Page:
Remember, in our excel sheet, we have Date field, we have investment amount, we have units, we have current NAV and we know todays date.
Like i said, first get Todays date  Investment date. this will gives number of days of investment
If Days < 365, use simple interest forumal used earlier.
If Days > 365, use CAGR formula
You can use =IF() condition checking to determine that.
If I individually calculate CAGR for each SIP transaction then how do I get the overall CAGR for my investment into any scheme? Do I do average of all CAGRs?
No
For that u need to use the Internal Rate of Return formula
=IRR () function
And if you mix SIP with some intermediate lumpsum methods, it will be even more difficult to calculate
For that we need to use XIRR()
Please visit this website that gives information on excel implementation of the IRR and XIRR calculations. http://www.jagoinvestor.com/2009/08/whatisirrandxirrandhowto.html
CAGR is a simple calculation.
It is a simple method of computing compounded gains.
CAGR is used because when markets are volatile, the yeartoyear growth of an investment may be difficult to interpret.
We already know, commodity stocks have a cycle.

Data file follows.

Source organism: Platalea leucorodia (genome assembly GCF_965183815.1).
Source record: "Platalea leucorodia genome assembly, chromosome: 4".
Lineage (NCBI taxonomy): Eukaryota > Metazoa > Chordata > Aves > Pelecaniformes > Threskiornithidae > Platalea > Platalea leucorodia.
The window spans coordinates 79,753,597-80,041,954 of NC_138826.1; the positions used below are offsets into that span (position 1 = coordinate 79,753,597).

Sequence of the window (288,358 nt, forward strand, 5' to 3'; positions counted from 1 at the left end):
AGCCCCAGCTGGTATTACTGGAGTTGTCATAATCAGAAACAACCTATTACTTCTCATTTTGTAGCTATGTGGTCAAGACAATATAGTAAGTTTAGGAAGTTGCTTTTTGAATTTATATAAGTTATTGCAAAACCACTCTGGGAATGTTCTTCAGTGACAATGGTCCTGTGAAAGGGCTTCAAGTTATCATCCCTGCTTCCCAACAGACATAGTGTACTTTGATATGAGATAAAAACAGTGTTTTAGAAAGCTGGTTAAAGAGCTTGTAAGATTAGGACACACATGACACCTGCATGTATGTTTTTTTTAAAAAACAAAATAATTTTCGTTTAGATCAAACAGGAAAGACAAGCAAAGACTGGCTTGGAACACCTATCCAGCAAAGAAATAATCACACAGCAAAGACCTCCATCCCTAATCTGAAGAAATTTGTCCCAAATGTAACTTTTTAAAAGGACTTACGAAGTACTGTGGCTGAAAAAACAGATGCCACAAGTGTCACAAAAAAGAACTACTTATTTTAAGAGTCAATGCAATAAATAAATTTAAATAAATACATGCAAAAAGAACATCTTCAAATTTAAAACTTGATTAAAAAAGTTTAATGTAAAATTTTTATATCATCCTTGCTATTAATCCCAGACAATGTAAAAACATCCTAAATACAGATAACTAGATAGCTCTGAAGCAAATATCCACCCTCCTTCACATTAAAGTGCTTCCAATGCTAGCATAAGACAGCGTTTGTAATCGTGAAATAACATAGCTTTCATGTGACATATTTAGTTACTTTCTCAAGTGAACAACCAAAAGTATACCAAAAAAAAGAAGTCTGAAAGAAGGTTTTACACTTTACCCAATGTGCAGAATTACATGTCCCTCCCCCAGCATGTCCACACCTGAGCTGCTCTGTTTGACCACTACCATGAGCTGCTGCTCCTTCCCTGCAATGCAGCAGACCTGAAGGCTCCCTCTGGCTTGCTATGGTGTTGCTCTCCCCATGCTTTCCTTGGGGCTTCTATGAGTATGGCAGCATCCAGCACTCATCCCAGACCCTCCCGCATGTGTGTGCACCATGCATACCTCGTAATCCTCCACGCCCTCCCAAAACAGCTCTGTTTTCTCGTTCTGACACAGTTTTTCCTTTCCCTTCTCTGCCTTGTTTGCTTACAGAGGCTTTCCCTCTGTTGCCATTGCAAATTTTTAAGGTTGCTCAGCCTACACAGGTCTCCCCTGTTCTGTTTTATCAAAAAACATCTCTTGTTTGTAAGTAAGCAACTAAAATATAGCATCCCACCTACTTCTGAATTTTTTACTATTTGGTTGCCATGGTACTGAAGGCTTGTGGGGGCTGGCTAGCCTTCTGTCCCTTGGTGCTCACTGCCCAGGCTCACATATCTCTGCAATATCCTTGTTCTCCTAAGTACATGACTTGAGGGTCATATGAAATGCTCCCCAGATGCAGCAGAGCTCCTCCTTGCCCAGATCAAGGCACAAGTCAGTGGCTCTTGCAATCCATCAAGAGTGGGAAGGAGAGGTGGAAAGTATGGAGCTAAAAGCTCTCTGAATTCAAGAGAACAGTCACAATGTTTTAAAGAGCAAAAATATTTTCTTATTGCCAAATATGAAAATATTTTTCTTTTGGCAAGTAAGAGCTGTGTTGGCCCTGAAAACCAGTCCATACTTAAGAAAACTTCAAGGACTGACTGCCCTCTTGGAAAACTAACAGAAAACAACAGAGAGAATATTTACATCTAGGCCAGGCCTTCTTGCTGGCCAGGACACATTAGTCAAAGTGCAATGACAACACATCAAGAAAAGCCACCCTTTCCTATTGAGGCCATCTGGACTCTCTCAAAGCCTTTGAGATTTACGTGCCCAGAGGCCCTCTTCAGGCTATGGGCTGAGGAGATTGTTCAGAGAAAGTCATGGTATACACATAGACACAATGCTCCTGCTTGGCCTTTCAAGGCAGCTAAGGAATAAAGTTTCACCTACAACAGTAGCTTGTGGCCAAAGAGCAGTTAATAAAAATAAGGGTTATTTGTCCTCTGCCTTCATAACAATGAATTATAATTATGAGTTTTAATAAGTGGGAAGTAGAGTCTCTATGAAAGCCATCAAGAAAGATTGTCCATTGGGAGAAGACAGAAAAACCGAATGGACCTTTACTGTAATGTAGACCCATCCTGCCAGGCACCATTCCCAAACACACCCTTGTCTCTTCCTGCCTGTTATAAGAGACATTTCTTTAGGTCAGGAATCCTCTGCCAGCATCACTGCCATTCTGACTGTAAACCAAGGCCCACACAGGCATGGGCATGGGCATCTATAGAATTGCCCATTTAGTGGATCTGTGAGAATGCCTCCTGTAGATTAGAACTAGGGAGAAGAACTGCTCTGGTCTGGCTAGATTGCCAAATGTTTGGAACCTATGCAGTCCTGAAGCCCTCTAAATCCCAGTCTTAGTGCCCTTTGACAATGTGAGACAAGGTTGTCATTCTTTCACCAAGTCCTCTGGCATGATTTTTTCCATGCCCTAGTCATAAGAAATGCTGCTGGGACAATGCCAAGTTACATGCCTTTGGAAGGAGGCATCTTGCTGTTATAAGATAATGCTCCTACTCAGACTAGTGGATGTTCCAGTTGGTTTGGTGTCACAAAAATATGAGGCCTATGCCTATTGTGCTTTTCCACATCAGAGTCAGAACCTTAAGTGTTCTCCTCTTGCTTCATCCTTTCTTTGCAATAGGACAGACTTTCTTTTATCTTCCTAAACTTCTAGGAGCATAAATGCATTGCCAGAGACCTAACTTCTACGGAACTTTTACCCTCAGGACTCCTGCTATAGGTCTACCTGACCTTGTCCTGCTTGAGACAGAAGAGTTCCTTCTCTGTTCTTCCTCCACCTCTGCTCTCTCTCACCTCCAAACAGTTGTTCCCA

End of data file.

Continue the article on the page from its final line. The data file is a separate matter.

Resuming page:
There will be an initial stage, then stock moves up and then after a year, stock comes down and then again goes up etc.
Basically cyclical, seasonal characteristics
The best example for this is our sugar stocks.
Sugar stocks and most agri commodity stocks are totally out of flavor till this year.
And now almost all of them are rallying.
The rally is occurring after almost 8 years.
So if you invested in sugar stocks and got stuck 8 years ago, you will see that your investments are now giving returns
So you might be interested in computing CAGR in them
Another advantage of CAGR is that it can be used to compare with different asset classes.
For example, you can compare investment in XYZ share with that of say, Gold.
 Assignment Alert*
Compute CAGR of Nifty 50 for the period 1 January 2011 to 1 January 2016.
Question
We learned that wealth is created by investing in good quality stocks for many years. How do we know that it’s time to exit from a particular stock, as the returns from the stock is expected to be limited in the coming years compared to some other good stocks in the same sector? Do we need to evaluate our compounded annual return (CAGR) from the particular stock every year? Or any other criteria?
Yes. Returns for holdings over 1 year are best computed using CAGR. If you made adhoc investments in between, XIRR or other such methods can be used.
When to exit a stock depends on our analysis on three factors:
1. Management quality
2. Financials
3. Valuations
If you feel any of the above factor is deteriorating, you should consider switching to a better company.
Related Lessons
 Introduction to these Lessons; Savings vs Investing
 Equity Investing Rules Book
 Basic Terms on Investing
 Market Timings: Premarket, Postmarket, After Market Order
 Cost Averaging, Systematic Investing or SIP
 Value Averaging (VA)
 Modified Value Averaging (MVA)
 Fundamental Analysis and Technical Analysis
 Setting up Investing Rules: Rule 1 and 2
 Introduction to Financial Ratios used in Stock Analysis
 Using SuperTrend and Parabolic SAR for trading and investing